‘Nations have, like individuals, a primary temperament which they generally obey, and on which the greater part of their character depends. The Athenians and French are essentially nervous. The Romans and the English have sanguine and muscular temperaments. . . The Romans and English, muscular, square, and positive, seem like male nations; whilst Greece and France, nervous, enthusiastic, capricious, always in extremes, better or worse, always higher or lower than others, are more like female nations. Louis Pfau, the excellent art-critic, says very shrewdly, France holds amongst nations the place which woman occupies in society. She tames the rudeness of man by the delicacy of her sentiment, and communicates a benevolent warmth to masculine activity by the seductive vivacity and ready enthusiasm of her nature. Thus, France has all the virtues of women—devotion, amiability, practical good sense, and instinctive perception of what is becoming; also all feminine weaknesses—vanity, levity, versatility, and a passion for military glory.’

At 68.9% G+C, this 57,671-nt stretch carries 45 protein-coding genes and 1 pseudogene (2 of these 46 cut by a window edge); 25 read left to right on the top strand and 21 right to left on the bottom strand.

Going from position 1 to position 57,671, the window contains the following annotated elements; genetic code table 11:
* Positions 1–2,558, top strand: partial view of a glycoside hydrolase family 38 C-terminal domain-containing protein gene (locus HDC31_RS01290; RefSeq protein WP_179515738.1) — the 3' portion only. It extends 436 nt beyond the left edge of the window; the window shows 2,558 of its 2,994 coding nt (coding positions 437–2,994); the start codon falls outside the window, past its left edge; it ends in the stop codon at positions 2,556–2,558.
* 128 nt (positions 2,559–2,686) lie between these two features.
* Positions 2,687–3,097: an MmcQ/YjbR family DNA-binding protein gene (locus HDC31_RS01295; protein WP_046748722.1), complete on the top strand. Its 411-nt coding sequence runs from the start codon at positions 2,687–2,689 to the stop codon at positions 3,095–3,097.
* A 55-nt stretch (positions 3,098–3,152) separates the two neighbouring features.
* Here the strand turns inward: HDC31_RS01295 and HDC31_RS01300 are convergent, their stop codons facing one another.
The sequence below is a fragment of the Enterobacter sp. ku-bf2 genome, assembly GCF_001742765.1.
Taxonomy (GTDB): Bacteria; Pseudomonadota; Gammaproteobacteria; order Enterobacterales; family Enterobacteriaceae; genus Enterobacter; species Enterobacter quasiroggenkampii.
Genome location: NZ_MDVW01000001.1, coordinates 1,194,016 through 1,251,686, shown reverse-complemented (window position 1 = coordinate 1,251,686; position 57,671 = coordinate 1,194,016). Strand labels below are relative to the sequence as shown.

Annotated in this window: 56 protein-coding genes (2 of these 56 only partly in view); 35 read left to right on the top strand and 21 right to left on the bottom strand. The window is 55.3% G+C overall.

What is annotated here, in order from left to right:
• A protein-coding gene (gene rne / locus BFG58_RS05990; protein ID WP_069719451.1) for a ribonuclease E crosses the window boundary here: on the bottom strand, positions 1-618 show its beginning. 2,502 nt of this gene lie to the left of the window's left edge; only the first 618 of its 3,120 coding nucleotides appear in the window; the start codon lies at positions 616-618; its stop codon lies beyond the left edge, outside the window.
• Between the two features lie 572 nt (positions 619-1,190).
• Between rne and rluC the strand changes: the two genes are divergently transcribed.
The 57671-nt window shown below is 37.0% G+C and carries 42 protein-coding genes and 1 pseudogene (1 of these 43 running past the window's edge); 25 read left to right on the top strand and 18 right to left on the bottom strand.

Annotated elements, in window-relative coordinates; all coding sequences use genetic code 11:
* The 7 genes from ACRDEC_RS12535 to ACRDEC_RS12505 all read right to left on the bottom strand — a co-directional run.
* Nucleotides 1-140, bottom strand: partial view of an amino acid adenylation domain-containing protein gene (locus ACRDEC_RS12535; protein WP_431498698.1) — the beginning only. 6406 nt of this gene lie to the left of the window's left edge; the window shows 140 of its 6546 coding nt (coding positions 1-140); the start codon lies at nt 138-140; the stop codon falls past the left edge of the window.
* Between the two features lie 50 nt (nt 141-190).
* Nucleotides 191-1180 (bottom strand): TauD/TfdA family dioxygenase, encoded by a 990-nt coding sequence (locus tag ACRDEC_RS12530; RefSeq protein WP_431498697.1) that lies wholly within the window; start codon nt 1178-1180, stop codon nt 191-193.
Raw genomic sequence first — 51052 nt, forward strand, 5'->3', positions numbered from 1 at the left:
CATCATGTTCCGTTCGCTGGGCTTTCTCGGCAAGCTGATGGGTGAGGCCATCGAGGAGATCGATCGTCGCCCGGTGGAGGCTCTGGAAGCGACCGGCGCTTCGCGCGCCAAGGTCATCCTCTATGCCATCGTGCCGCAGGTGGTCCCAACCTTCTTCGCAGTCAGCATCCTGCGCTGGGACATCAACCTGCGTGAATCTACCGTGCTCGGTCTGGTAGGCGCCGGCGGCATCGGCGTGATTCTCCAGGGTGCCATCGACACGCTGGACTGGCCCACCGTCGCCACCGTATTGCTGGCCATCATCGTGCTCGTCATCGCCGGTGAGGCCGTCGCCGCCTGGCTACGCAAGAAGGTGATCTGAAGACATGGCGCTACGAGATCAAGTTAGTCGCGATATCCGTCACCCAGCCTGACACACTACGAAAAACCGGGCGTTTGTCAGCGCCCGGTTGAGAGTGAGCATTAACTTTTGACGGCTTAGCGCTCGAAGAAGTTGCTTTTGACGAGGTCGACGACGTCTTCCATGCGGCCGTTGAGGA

This is just one of those smart sayings which must not be pressed too far, but which have nevertheless a kind of truth about them. Many of the great French writers and politicians have had as little of the woman about them as any Englishman could have. Bossuet, Corneille, Descartes, Colbert, Mirabeau, Danton, Napoleon (though, to be sure, he was more of an Italian than a Frenchman), M. Guizot, and numerous others, have contributed in various forms, and in reference to many distinct subjects, as much of the "muscular, square, positive" element as could well be put into human beings. M. Deschanel has, of course, his little theory about several of these remarkable men, and about others who showed analogous qualities. He tells us little stories about them which are sometimes singularly happy. For instance, after analysing Corneille, and explaining how lie wrote as he did because he was a Norman by birth and had been an advocate by profession, he quotes the folio wing charming little poem addressed to a young lady who had not been quite civil to him. He says with truth—" Le sujet est léger, le rhythme court, mais on y retrouve la fierté de l’homine, et aussi l'ampleur du tragique." The verses are probably new to our readers. They are well worth reading:—